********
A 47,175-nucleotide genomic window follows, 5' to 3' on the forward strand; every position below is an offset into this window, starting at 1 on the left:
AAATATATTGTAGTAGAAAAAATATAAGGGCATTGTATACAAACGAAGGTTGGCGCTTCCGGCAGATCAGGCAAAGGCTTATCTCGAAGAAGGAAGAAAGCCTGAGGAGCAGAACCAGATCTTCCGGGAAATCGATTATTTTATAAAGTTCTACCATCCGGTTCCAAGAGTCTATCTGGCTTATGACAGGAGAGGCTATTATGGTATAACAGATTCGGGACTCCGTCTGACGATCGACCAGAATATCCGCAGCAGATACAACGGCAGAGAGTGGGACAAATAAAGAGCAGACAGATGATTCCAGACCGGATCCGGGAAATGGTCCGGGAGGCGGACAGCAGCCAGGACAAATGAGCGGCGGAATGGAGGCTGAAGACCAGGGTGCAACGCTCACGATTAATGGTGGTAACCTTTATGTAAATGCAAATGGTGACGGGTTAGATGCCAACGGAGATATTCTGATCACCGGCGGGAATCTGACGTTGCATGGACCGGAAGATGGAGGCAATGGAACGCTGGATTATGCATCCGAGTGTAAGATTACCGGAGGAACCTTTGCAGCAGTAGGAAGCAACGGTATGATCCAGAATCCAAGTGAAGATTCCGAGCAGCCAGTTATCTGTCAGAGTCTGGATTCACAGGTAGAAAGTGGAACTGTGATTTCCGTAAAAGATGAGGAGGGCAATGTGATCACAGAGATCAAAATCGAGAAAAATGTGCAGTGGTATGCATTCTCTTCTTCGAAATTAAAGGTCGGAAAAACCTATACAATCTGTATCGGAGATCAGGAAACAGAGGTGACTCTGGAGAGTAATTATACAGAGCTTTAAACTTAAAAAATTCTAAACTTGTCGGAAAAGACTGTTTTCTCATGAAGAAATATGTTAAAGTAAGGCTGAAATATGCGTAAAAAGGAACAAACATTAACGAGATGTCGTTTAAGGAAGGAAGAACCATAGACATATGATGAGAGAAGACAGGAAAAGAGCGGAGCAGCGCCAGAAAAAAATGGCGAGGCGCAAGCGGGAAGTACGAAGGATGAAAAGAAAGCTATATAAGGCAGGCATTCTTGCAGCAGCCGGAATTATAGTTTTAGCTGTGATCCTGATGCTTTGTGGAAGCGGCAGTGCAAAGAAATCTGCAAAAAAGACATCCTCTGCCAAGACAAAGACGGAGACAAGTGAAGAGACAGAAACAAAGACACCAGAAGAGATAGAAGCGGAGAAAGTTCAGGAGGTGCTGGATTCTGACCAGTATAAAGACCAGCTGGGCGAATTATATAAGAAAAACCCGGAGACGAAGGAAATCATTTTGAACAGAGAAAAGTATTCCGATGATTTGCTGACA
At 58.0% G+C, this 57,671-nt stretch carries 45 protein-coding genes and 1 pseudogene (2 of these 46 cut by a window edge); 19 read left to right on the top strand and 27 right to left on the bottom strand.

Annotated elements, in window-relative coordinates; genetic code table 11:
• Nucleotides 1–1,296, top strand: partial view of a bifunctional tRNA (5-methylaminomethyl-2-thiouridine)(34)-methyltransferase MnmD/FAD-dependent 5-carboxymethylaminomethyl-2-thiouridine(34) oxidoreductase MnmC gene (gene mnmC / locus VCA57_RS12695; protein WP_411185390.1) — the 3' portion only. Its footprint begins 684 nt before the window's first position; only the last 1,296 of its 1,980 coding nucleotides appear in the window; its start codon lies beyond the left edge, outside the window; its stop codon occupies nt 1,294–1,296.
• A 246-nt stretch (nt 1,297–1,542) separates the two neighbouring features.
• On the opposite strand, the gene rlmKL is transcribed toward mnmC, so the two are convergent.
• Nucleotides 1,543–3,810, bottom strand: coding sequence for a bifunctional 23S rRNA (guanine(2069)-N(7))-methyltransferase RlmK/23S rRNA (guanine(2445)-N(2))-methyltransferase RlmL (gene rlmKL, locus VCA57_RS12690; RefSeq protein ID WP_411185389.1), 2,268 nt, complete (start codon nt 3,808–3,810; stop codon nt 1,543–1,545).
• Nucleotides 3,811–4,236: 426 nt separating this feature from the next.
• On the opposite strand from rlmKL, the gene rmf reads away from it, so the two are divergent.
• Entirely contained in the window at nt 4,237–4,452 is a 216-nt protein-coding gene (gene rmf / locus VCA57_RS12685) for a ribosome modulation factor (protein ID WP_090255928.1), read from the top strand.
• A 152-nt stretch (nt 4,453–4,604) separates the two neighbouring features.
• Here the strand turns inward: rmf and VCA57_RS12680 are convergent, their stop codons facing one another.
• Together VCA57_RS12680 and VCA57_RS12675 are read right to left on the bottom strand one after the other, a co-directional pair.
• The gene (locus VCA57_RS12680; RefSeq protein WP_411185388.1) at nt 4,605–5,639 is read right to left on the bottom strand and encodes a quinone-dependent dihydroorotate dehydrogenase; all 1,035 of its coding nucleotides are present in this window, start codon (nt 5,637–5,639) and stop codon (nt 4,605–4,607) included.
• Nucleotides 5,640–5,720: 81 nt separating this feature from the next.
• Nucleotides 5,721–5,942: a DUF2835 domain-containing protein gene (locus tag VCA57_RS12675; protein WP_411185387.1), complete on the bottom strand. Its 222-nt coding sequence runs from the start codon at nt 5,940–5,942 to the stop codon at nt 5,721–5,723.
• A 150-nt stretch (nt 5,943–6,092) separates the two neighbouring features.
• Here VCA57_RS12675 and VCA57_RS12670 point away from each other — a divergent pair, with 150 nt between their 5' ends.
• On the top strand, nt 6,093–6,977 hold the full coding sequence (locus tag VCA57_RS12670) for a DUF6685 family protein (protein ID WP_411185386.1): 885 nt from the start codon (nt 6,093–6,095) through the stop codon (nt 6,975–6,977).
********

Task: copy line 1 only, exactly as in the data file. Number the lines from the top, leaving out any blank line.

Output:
A 47,175-nucleotide genomic window follows, 5' to 3' on the forward strand; every position below is an offset into this window, starting at 1 on the left: